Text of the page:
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Monday, March 16, 2009

Create a Homepage With Scholastic Homepage Builder

Every time that I explore the Scholastic website I find something that I hadn't noticed on my previous visit. On my most recent visit to the Scholastic website I discovered that they offer a free website builder for teachers. The Scholastic Class Homepage Builder has a simple and intuitive user interface with very clear step-by-step set up directions. While you can embed videos and some other media, the Class Homepage Builder is really designed for teachers making their first attempts at creating an online resource for their classrooms. The Scholastic Class Homepage Builder allows teachers to include Scholastic News headlines, assignments, post announcements, and pre-made online activities for students.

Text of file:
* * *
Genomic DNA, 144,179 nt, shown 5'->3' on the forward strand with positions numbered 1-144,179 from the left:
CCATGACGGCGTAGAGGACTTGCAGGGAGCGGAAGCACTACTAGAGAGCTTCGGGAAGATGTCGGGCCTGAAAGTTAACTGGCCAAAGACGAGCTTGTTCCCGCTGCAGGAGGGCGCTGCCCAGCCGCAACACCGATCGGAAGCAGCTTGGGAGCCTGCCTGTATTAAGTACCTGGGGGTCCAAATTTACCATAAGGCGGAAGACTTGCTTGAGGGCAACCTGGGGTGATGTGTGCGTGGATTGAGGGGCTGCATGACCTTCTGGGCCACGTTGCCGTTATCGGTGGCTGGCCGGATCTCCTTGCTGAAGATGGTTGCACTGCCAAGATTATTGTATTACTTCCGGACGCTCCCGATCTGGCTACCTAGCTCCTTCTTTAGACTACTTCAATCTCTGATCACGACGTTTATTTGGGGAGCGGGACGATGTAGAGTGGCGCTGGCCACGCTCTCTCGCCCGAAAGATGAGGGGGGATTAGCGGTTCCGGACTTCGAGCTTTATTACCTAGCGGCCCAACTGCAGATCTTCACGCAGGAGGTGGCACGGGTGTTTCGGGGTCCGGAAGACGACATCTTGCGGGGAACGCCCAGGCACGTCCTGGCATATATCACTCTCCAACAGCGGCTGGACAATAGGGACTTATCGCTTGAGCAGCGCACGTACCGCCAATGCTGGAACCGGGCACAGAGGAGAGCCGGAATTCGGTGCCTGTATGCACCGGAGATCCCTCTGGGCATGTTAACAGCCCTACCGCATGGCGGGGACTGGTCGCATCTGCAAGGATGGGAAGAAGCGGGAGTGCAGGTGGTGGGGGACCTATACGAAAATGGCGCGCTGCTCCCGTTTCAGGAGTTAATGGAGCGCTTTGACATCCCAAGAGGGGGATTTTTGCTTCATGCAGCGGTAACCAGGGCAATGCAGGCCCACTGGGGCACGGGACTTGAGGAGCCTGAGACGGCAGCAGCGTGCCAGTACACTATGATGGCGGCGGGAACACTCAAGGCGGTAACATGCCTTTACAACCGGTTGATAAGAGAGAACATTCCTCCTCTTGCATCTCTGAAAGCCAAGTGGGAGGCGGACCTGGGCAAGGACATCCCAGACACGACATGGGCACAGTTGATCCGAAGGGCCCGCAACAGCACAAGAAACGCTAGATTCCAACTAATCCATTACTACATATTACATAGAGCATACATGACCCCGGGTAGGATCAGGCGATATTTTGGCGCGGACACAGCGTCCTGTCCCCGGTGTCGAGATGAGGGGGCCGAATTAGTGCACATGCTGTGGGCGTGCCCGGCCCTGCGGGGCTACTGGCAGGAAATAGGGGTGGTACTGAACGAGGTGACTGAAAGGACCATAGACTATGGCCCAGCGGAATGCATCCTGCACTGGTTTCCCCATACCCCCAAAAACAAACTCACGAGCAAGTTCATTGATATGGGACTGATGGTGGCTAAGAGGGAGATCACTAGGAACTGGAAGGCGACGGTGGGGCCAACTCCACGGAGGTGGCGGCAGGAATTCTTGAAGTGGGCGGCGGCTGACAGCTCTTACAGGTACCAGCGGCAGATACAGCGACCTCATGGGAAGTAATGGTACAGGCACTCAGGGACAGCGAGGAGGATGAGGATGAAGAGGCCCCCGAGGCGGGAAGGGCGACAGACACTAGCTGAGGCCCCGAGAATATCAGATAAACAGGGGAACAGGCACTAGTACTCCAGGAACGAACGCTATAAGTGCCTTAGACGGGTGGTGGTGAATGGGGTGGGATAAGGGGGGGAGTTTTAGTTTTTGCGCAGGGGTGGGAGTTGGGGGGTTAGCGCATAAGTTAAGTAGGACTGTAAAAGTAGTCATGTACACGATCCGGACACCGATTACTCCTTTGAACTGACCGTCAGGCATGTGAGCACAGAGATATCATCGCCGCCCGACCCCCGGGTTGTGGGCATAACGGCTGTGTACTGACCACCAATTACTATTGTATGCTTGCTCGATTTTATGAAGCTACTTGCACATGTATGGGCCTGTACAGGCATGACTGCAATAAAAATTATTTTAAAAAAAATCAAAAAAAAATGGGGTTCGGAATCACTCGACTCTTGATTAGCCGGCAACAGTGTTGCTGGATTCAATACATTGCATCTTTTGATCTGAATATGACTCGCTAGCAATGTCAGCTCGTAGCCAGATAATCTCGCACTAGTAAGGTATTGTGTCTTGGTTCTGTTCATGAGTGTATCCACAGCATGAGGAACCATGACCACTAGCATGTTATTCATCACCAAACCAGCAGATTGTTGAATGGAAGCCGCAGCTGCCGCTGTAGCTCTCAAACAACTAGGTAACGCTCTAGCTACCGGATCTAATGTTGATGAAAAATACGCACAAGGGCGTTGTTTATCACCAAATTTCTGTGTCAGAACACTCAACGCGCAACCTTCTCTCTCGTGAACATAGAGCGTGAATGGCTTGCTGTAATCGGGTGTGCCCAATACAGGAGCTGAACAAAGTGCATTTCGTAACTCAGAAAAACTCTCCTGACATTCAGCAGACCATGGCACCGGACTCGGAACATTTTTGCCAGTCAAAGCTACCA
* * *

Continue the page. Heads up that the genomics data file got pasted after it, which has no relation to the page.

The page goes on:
Applications for Education
The Scholastic Class Homepage Builder provides teachers who have never made a blog or website with an easy-to-use tool to get started creating an online presence for students and parents to visit. The themes, layouts, and pre-made activities that can be included in the homepage are designed for students in grades K-8.

Here are some other free resources for creating a class homepage:
Free Webs
Sauropol
Synthasite

On Sugar

An 8th Way to Find Teachers on Twitter - We Follow